A "mom in tennis shoes"
As a working mom, Patty was never planning to enter politics. But when she saw problems in her community, she realized she couldn’t just wait for someone else to solve them. When local officials planned to close her kids’ preschool program due to state budget cuts, Patty took action. She packed up her two young children and went to Olympia to urge her state representatives to save the preschool program. While there, one male legislator told her she couldn’t make a difference because she was “just a mom in tennis shoes.” Patty didn’t let that stop her—in response, she organized a grassroots coalition of 13,000 parents that fought successfully to save the preschool program.
Patty saw the difference local government could make if it was more like the people and families it represents, which led her to serve on the Shoreline School Board, and in 1988, she was elected to the Washington State Senate.
In 1991, Patty watched the Anita Hill hearings along with the rest of the country where the fact that there were only two women in the entire U.S. Senate—and none on the Senate Judiciary Committee—was on full display. Patty decided to run for Senate in 1992 as a voice for Washington workers and families who were not being heard. Dramatically outspent, Patty ran a grassroots campaign of family, friends, supporters, and public interest groups to beat a 10-year veteran of the U.S. House of Representatives and win the Senate seat.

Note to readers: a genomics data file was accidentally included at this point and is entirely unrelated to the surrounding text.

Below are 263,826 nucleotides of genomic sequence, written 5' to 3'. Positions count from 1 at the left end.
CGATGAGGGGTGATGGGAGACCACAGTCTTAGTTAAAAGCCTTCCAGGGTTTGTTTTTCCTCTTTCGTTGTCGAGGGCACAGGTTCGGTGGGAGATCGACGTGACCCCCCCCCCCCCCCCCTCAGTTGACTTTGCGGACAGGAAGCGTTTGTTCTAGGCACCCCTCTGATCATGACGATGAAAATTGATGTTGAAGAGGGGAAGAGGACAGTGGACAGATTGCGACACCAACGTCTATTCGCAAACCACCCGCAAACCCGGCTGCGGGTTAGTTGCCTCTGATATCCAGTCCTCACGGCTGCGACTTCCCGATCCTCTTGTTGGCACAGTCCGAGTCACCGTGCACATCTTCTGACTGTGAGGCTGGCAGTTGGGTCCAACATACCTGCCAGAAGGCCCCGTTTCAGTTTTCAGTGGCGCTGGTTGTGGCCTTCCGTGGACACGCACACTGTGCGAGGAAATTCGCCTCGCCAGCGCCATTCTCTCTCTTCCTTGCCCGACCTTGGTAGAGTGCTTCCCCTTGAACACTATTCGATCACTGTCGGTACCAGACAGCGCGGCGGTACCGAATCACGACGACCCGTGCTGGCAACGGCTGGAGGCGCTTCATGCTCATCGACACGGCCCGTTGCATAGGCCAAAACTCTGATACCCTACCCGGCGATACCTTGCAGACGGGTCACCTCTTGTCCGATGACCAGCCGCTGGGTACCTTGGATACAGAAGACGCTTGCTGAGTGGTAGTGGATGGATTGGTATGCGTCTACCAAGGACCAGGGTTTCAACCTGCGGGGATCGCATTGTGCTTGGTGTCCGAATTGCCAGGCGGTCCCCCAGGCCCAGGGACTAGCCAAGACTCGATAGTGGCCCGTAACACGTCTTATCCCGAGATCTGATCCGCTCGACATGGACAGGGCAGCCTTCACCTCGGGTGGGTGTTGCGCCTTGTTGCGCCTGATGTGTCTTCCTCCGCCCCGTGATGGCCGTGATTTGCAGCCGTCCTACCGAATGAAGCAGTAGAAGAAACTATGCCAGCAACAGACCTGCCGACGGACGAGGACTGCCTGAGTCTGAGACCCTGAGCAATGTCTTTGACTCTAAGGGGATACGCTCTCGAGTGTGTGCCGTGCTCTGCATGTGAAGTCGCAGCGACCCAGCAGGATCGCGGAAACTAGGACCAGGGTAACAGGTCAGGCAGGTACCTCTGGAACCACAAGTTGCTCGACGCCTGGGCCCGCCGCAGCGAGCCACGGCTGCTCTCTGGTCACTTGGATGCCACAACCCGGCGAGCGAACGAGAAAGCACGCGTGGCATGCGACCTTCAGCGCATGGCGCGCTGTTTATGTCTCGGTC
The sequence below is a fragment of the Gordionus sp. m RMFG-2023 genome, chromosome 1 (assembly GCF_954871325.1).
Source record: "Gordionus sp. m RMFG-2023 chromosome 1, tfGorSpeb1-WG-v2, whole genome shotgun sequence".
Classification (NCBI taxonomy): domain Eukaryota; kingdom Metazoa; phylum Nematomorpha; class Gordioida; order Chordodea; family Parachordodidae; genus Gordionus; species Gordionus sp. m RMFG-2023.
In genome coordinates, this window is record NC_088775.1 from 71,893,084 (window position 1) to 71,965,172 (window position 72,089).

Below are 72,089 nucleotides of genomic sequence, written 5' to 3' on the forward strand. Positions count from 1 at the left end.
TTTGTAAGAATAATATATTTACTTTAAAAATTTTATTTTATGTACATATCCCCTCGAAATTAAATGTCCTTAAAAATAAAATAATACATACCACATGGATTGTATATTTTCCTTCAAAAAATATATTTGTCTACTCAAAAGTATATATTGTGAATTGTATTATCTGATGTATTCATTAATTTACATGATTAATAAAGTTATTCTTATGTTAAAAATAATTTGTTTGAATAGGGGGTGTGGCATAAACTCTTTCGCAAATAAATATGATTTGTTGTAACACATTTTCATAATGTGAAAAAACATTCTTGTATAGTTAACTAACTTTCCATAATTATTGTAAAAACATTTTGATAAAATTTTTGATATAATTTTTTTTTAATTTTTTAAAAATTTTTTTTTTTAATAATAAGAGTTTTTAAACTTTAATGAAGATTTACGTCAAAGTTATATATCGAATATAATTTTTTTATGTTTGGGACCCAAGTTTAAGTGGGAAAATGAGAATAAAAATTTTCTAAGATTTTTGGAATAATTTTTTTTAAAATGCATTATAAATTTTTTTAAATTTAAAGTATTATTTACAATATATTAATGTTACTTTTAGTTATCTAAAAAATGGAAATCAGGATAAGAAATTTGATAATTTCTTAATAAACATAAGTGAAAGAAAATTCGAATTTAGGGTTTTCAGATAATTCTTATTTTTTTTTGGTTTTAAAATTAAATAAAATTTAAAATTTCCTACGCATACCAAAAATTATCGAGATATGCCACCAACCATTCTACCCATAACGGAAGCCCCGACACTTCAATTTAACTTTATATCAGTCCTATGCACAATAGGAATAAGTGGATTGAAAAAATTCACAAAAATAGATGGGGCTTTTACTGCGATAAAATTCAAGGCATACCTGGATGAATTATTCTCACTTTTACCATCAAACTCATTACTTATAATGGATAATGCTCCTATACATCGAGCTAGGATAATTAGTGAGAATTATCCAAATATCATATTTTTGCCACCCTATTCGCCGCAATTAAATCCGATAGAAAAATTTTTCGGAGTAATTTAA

If someone tells you that you can’t make a difference, it’s because
-Senator Patty Murry
Work in the Senate
As Washington state’s senior Senator and a member of Senate Democratic leadership since 2007, Patty has a proven track record of fighting for Washington state families and breaking through partisan gridlock to solve problems, fight for progressive policies, and help workers, families, and communities.
In addition to being the first female Senator from Washington state, Patty served as the first female Chair of the Senate Veterans’ Affairs Committee during the 112th Congress and served as the first female Chair of the Senate Budget Committee during the 113th Congress. She is currently Chair of the Senate Health, Education, Labor, and Pensions Committee.
Patty was a leader in Congress in the fight against COVID-19 and works daily for the relief families, workers, and local small businesses need to keep people safe and healthy. She’s made clear that we can’t just go back to “normal” when normal wasn’t working for so many families in the first place. As she always has, when Patty hears about the challenges working families are facing, she gets to work to find solutions, build consensus, and deliver for the people of Washington state.